Flett pushed his hair back in an unnecessary but clearly habitual gesture. "Dad started working with Myers' Hardware when he was seventeen. He was good at his work, was given more and more responsibility over the years, and when the general manager retired about seven years ago, he was promoted to the position. After a couple of years, he decided to branch out on his own, and start his own hardware store. He thought that... well, over the previous twenty years Myers had bought out all the smaller hardware stores in Cascade, and Dad didn't really believe in monopolies. A lot of Myers' customers said they'd support him - he'd always been good with customer relations.
"We all tried to persuade him not to - I tried, Mom tried, my brother Malcolm tried, but Dad wouldn't listen. He didn't have much money saved - he'd already put me through university, and Malcolm had just started his second year at Rainier, but Dad insisted he had some ideas that would benefit his customers and really bring in the money. That was when we tried to persuade him to start with a small business that mostly carried the sort of basic bread-and-butter stuff that would give him a steady income and let him get established, then expand. Again, he didn't listen; he wanted something big enough to be serious competition with Myers. He re-mortgaged the house to raise some capital, but he still didn't really have enough to get and stock a store in a good part of Cascade; all he could really afford was that semi-derelict building where he died."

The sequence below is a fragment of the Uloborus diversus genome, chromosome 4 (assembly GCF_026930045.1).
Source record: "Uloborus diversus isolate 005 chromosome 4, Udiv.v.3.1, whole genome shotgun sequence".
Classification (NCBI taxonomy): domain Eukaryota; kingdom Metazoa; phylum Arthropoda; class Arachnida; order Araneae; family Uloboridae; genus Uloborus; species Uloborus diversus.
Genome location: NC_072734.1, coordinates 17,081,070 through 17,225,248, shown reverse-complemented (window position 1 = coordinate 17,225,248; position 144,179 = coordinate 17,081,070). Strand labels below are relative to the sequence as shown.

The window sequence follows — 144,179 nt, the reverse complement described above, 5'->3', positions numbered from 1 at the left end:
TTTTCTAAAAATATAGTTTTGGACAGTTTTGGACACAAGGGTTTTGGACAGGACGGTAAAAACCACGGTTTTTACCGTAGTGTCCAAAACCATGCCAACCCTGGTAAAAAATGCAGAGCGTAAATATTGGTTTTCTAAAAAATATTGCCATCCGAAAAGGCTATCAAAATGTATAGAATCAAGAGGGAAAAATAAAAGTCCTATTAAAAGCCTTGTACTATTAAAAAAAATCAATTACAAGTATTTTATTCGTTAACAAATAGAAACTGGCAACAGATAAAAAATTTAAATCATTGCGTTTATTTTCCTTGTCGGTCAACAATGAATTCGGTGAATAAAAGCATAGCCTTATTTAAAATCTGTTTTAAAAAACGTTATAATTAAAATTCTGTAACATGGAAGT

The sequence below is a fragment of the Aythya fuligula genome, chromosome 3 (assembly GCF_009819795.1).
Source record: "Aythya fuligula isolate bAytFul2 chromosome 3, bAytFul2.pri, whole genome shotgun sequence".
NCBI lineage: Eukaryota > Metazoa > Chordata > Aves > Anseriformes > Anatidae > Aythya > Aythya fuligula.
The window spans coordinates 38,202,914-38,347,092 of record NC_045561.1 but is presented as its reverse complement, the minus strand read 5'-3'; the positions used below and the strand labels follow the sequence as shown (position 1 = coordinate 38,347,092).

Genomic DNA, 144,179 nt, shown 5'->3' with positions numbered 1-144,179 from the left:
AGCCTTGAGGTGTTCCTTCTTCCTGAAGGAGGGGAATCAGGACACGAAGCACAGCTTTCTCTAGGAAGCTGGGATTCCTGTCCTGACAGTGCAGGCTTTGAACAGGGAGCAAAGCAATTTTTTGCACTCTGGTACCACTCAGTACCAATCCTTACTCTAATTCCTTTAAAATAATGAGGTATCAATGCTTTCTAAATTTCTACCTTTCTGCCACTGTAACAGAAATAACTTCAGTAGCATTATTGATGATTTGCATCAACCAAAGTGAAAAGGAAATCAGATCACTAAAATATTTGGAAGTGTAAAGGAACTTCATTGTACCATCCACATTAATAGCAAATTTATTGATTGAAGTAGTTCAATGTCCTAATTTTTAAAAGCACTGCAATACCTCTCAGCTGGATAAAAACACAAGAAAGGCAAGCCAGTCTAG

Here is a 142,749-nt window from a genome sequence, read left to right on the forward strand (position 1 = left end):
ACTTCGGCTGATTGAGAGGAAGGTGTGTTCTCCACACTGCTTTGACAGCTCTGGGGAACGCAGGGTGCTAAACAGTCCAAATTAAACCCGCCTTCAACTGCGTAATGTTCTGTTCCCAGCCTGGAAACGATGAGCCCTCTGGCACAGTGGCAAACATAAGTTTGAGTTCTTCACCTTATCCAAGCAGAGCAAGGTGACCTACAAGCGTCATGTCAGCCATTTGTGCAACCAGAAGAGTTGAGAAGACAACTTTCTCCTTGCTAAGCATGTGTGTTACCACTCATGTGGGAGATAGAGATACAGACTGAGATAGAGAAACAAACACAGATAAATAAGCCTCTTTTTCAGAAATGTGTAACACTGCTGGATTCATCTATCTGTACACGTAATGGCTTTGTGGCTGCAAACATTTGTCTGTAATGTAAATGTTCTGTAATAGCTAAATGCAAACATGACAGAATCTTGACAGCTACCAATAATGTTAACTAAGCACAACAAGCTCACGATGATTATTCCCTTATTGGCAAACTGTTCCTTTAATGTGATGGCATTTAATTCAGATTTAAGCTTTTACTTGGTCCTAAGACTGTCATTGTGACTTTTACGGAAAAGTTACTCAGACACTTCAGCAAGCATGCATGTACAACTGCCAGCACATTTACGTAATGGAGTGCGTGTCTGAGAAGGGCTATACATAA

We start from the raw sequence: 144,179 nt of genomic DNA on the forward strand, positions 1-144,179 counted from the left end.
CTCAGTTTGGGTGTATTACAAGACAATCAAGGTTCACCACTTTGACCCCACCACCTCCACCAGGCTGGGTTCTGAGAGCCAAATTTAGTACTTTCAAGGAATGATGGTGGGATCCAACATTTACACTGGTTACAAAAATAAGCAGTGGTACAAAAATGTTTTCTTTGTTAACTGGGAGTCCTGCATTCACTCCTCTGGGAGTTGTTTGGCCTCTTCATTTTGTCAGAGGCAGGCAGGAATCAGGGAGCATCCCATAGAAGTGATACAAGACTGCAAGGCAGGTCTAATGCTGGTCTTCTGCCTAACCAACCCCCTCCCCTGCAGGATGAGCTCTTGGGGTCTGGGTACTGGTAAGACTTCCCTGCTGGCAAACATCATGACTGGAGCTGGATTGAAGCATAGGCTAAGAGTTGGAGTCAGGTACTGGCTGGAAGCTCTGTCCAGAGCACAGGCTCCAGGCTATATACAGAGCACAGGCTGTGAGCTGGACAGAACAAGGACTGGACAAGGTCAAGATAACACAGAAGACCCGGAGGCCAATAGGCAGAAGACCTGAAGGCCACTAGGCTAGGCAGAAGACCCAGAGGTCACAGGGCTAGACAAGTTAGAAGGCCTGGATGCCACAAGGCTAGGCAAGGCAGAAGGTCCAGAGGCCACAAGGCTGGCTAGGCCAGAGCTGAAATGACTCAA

"Not exactly an inducement to customers to give him business," Blair murmured.